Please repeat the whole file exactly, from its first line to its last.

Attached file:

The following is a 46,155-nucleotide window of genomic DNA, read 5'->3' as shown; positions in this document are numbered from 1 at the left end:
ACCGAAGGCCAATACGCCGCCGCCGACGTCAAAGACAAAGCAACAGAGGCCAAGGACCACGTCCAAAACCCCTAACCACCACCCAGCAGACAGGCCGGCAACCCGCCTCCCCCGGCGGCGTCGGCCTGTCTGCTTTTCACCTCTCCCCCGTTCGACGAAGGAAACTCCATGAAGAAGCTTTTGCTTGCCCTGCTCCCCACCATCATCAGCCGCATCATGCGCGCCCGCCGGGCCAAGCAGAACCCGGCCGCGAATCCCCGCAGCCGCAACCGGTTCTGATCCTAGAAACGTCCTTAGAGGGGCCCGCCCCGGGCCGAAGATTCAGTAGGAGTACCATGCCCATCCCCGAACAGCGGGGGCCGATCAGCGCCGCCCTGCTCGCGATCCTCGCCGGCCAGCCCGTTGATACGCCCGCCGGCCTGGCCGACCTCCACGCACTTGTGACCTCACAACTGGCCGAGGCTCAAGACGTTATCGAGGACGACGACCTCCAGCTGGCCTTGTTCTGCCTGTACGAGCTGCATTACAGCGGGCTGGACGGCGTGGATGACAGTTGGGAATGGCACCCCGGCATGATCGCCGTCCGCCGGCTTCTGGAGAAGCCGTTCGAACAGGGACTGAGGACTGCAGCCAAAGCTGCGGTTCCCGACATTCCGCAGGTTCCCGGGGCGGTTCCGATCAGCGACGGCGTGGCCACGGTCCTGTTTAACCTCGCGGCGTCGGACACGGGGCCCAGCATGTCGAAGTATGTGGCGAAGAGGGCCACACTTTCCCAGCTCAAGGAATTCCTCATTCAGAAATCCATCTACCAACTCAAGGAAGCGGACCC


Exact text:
The following is a 46,155-nucleotide window of genomic DNA, read 5'->3' as shown; positions in this document are numbered from 1 at the left end:
ACCGAAGGCCAATACGCCGCCGCCGACGTCAAAGACAAAGCAACAGAGGCCAAGGACCACGTCCAAAACCCCTAACCACCACCCAGCAGACAGGCCGGCAACCCGCCTCCCCCGGCGGCGTCGGCCTGTCTGCTTTTCACCTCTCCCCCGTTCGACGAAGGAAACTCCATGAAGAAGCTTTTGCTTGCCCTGCTCCCCACCATCATCAGCCGCATCATGCGCGCCCGCCGGGCCAAGCAGAACCCGGCCGCGAATCCCCGCAGCCGCAACCGGTTCTGATCCTAGAAACGTCCTTAGAGGGGCCCGCCCCGGGCCGAAGATTCAGTAGGAGTACCATGCCCATCCCCGAACAGCGGGGGCCGATCAGCGCCGCCCTGCTCGCGATCCTCGCCGGCCAGCCCGTTGATACGCCCGCCGGCCTGGCCGACCTCCACGCACTTGTGACCTCACAACTGGCCGAGGCTCAAGACGTTATCGAGGACGACGACCTCCAGCTGGCCTTGTTCTGCCTGTACGAGCTGCATTACAGCGGGCTGGACGGCGTGGATGACAGTTGGGAATGGCACCCCGGCATGATCGCCGTCCGCCGGCTTCTGGAGAAGCCGTTCGAACAGGGACTGAGGACTGCAGCCAAAGCTGCGGTTCCCGACATTCCGCAGGTTCCCGGGGCGGTTCCGATCAGCGACGGCGTGGCCACGGTCCTGTTTAACCTCGCGGCGTCGGACACGGGGCCCAGCATGTCGAAGTATGTGGCGAAGAGGGCCACACTTTCCCAGCTCAAGGAATTCCTCATTCAGAAATCCATCTACCAACTCAAGGAAGCGGACCC